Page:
Hello Frustration

The New York Times reports on a new campaign for Avon, the largest in its 121-year history.
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But here’s the part of the article that gets me:

The campaign, now getting under way, carries the upbeat theme “Hello tomorrow.” The ads are the first work from a new Avon creative agency, Soho Square in New York, part of the WPP Group, which has been developing the campaign since September 2005.
“It was a journey in getting there,” said Elizabeth Smith, executive vice president at Avon Products in New York, who is president for Avon North American and global marketing.

So we’re talking about an ad campapign that took 18 MONTHS to get developed. What took so long? Who has that kind of time anymore? Even if you factor in everything from initial research focus groups to copy testing and production, there’s no ad campaign that could possibly be worth taking that much time to develop.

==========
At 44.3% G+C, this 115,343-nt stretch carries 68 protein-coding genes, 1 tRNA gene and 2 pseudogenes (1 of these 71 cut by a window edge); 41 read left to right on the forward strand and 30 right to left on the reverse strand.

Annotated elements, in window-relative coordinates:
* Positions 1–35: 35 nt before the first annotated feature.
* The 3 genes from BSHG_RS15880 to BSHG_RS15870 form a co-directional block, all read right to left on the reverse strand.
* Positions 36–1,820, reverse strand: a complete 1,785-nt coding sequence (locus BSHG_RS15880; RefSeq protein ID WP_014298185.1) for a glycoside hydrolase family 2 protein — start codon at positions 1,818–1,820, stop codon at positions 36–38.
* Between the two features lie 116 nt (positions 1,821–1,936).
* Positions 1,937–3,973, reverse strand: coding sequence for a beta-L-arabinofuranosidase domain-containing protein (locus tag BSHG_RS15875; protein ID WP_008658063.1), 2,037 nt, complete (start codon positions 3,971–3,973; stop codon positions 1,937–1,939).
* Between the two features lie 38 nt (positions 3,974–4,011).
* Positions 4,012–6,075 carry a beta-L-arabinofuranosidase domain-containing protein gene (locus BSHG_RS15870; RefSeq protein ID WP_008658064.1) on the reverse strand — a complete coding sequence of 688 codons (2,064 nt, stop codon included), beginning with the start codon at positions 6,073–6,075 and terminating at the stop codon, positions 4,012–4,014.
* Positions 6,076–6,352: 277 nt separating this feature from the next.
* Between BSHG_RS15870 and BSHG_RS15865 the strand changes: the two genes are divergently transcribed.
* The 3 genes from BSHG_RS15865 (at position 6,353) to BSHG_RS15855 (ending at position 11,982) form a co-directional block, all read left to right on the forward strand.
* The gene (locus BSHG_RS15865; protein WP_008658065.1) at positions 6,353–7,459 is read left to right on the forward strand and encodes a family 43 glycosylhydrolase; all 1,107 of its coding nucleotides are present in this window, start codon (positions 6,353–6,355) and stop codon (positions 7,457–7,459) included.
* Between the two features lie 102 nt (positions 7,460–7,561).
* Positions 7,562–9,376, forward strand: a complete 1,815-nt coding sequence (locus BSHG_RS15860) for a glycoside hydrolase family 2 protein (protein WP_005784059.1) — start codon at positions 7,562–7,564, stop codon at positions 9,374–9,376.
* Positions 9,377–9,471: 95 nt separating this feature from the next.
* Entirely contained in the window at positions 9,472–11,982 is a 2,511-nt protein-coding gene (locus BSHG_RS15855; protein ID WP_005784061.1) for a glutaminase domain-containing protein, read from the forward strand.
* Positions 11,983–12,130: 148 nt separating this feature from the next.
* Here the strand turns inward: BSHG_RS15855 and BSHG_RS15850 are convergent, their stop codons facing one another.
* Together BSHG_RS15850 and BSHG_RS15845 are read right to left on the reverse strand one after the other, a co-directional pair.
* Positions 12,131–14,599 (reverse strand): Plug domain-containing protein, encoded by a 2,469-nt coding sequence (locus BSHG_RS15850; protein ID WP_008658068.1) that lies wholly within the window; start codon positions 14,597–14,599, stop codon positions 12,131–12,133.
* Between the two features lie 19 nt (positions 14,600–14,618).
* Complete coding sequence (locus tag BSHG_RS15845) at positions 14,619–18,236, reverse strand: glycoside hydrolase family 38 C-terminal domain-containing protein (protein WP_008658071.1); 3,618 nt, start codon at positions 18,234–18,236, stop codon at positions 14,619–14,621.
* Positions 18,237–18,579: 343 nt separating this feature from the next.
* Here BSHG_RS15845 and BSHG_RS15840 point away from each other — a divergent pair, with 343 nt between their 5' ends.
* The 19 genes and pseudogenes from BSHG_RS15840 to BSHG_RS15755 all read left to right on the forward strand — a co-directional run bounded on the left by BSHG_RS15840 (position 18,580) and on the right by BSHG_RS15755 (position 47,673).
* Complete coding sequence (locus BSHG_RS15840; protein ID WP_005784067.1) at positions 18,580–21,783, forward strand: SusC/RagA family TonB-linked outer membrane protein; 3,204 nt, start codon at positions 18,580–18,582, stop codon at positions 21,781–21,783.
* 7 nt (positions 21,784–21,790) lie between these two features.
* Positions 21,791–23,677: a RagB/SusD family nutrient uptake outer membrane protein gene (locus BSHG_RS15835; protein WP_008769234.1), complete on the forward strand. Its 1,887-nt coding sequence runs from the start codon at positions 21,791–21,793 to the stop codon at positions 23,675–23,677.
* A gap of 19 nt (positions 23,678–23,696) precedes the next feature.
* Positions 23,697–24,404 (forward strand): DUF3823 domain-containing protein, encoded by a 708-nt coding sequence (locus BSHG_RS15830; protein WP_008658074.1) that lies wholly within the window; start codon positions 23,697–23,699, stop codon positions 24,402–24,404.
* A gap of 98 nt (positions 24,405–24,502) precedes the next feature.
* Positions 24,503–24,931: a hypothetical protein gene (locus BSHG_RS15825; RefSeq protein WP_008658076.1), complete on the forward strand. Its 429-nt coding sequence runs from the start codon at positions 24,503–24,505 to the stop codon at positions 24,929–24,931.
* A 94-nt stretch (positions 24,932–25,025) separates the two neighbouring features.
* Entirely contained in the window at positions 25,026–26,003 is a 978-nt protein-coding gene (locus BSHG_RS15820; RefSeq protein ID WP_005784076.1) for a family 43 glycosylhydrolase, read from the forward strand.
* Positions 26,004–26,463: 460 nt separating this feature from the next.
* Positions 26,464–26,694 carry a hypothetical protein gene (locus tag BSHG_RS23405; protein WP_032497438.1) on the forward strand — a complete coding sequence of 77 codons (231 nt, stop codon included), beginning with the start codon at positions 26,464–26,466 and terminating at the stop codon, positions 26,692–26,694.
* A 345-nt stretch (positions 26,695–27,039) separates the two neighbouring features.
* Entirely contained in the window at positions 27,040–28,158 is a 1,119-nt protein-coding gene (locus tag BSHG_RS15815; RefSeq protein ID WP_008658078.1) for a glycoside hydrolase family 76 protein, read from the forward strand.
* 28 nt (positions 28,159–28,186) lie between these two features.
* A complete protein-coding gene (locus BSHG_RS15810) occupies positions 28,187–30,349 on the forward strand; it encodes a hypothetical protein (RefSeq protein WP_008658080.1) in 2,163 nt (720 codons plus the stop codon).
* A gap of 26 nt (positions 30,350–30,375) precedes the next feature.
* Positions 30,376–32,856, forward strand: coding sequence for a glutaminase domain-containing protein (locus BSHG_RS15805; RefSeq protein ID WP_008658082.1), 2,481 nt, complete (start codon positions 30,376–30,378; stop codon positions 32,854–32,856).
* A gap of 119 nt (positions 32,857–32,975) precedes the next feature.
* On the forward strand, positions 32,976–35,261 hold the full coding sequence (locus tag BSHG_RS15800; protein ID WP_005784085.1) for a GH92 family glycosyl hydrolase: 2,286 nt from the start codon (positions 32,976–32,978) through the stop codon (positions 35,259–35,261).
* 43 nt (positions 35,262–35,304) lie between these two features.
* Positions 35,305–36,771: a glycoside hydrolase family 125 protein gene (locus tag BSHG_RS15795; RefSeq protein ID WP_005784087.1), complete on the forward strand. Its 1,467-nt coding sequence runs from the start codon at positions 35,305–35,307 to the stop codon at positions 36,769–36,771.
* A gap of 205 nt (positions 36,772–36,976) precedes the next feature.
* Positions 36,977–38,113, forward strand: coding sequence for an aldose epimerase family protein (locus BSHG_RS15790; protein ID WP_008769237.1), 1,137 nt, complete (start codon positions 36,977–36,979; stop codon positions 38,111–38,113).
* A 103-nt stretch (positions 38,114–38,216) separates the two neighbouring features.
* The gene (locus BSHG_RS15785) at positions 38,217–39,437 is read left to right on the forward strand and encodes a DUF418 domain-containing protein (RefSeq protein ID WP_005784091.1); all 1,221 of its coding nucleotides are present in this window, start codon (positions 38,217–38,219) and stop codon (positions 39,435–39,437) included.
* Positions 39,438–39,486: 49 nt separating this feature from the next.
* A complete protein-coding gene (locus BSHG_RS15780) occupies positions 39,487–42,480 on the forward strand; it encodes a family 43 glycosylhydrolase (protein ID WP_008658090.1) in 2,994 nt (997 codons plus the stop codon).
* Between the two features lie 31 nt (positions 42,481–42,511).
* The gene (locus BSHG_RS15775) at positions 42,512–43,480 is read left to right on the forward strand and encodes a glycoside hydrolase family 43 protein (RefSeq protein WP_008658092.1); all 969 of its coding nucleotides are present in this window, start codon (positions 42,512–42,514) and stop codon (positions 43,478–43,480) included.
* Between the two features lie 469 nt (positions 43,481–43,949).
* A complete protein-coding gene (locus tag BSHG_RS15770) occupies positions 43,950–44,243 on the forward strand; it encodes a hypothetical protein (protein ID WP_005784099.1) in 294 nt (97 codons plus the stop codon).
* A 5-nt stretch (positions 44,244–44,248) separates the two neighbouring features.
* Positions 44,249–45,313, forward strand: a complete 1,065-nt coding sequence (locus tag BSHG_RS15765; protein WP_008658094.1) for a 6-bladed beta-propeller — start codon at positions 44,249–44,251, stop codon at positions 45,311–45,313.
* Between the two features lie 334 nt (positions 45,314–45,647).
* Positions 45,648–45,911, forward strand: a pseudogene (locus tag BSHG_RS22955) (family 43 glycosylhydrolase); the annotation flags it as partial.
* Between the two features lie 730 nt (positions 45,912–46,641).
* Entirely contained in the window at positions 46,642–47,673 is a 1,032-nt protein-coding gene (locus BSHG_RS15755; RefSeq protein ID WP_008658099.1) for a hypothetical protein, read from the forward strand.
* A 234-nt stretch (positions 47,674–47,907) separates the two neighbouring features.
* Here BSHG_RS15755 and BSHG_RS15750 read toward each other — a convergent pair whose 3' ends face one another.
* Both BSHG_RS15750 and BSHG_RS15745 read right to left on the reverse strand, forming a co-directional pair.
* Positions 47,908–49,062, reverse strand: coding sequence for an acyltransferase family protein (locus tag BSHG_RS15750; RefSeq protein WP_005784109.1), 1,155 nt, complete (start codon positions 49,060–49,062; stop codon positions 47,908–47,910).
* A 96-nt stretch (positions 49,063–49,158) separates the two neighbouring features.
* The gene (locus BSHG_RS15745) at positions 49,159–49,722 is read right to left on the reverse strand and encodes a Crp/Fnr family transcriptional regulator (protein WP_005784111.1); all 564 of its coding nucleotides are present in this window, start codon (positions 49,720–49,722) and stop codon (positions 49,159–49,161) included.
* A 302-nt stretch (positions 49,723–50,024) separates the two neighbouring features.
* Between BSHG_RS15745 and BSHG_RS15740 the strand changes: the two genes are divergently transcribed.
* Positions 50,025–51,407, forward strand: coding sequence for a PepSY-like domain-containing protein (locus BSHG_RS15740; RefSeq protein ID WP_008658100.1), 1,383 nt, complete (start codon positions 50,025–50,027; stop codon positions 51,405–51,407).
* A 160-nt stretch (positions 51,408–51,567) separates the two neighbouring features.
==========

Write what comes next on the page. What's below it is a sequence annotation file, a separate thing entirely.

Or is there? Can anyone top 18 months working to develop one major campaign?

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About Dan Goldgeier

Blogging on AdPulp since 2005, Dan Goldgeier is a Seattle-based freelance copywriter with experience at advertising agencies across the U.S. He is a graduate of the Creative Circus ad school, and currently teaches at Seattle's School of Visual Concepts. In addition, he is a regular columnist for TalentZoo.com. Dan published the best of his TalentZoo.com columns in a book entitled View From The Cheap Seats: A Broader Look at Advertising, Marketing, Branding, Global Politics, Office Politics, Sexual Politics, and Getting Drunk During a Job Interview. Look for it on Amazon in paperback and e-book editions.

  • http://www.acleareye.com Tom Asacker

    And the result . . . hello tomorrow? and the same tired cosmetic visuals?